With disability benefits and other financial support still in limbo, concerns about her health are compounded by running out of money. That means her living situation, medical costs, and paying bills for she and her son, who has autism, is a challenge each month. Debbie Dyer of Ponderosa Properties helped her find a safe place to live in Sisters. Her landlord has been working with her, along with many other individuals and organizations, to get her rent paid. Those kind acts keep her going.
She’s working with several legal and medical professionals to access funds and health care, but in the meantime, she’s had to rely on the generosity of neighbors, the Sisters community, and family.
Uncomfortable with asking for help, Tracy Lynn has learned to receive love in many forms from people she sees as angels in her life. Her friend and former Forest Service coworker, Kristin McBride, set up a GoFundMe campaign last September. Tracy Lynn is grateful to everyone who donated, but donations haven’t reached what’s needed. Her GoFundMe is focused on alleviating her medical debt so she can focus on her health and not outstanding bills she can’t pay. To contribute, visit https://www.gofundme.com/f/help-tracy-alleviate-debt-and-focus-on-health.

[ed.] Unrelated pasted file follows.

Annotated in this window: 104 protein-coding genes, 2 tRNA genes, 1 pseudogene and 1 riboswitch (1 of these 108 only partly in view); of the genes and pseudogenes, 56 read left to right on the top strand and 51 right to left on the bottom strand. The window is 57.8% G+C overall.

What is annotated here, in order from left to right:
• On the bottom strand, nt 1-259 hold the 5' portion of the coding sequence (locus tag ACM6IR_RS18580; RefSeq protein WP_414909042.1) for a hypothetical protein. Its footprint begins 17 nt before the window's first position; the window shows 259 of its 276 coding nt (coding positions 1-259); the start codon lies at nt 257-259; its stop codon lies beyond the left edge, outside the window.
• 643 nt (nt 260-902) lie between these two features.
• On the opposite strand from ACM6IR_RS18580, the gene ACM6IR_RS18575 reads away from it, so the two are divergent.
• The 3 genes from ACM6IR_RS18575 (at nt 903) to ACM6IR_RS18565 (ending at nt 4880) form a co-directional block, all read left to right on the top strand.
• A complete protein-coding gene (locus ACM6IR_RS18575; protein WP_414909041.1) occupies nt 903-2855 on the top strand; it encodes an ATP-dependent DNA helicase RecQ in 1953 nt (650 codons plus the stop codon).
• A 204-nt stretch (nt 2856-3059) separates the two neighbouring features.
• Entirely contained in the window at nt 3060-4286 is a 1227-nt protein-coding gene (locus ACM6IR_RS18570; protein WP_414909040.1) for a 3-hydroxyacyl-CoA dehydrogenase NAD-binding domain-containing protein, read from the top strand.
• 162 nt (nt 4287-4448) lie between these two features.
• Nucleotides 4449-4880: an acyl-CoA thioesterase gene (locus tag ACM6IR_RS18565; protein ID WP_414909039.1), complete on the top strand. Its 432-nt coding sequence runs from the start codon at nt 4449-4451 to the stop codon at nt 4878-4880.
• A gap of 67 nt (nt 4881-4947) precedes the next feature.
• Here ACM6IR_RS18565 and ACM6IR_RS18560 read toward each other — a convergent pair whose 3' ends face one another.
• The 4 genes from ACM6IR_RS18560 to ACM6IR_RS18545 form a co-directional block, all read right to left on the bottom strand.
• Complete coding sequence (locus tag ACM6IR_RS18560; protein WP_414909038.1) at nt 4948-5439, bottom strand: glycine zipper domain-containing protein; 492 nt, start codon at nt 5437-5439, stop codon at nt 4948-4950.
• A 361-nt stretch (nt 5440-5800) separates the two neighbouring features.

Tracy Lynn has a saying: “When you see people without a smile give them yours.”
She knows everyone’s suffering in their own way.
“If we connect with kindness, little things can become so big. Positivity is infectious. I keep building my faith and the power of prayer. I pray for everything now. I keep faith… not just in God but my community, too,” she said.
Wendy Bachmeier is another of Tracy Lynn’s angels. Bachmeier is a member of the Sisters Community Church and is working hard to get Tracy Lynn the help she needs. The church provided some support, but when those funds were utilized, Bachmeier recruited other parishioners, who have been providing resources through a Blessing Box set up on Tracy Lynn’s porch. Each time there’s something new in the box, Tracy Lynn remembers she’s not alone and people care.
“I never thought I’d be in this situation. I want to turn it into hope for others and myself,” she said. “The kindness of people I’ve never seen in my whole life has blown me away. I share my story and the miracles I’ve experienced with people I come in contact with whenever I can.”